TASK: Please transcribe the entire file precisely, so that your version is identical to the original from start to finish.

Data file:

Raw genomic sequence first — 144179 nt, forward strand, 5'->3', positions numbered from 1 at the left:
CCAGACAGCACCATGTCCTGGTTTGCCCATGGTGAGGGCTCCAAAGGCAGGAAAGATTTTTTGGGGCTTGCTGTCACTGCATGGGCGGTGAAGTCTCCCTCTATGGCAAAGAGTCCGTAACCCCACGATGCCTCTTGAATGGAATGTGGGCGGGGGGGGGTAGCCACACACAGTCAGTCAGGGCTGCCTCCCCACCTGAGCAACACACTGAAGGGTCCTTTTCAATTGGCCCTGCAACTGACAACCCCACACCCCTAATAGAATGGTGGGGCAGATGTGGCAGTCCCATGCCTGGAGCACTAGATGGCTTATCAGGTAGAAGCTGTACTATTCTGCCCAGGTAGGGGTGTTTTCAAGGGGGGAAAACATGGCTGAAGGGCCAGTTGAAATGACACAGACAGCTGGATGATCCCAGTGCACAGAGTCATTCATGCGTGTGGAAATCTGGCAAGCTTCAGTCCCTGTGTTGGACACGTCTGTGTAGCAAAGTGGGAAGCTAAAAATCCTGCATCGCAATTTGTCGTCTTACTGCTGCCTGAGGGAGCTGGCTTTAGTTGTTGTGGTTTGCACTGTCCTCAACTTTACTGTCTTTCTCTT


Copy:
Raw genomic sequence first — 144179 nt, forward strand, 5'->3', positions numbered from 1 at the left:
CCAGACAGCACCATGTCCTGGTTTGCCCATGGTGAGGGCTCCAAAGGCAGGAAAGATTTTTTGGGGCTTGCTGTCACTGCATGGGCGGTGAAGTCTCCCTCTATGGCAAAGAGTCCGTAACCCCACGATGCCTCTTGAATGGAATGTGGGCGGGGGGGGGTAGCCACACACAGTCAGTCAGGGCTGCCTCCCCACCTGAGCAACACACTGAAGGGTCCTTTTCAATTGGCCCTGCAACTGACAACCCCACACCCCTAATAGAATGGTGGGGCAGATGTGGCAGTCCCATGCCTGGAGCACTAGATGGCTTATCAGGTAGAAGCTGTACTATTCTGCCCAGGTAGGGGTGTTTTCAAGGGGGGAAAACATGGCTGAAGGGCCAGTTGAAATGACACAGACAGCTGGATGATCCCAGTGCACAGAGTCATTCATGCGTGTGGAAATCTGGCAAGCTTCAGTCCCTGTGTTGGACACGTCTGTGTAGCAAAGTGGGAAGCTAAAAATCCTGCATCGCAATTTGTCGTCTTACTGCTGCCTGAGGGAGCTGGCTTTAGTTGTTGTGGTTTGCACTGTCCTCAACTTTACTGTCTTTCTCTT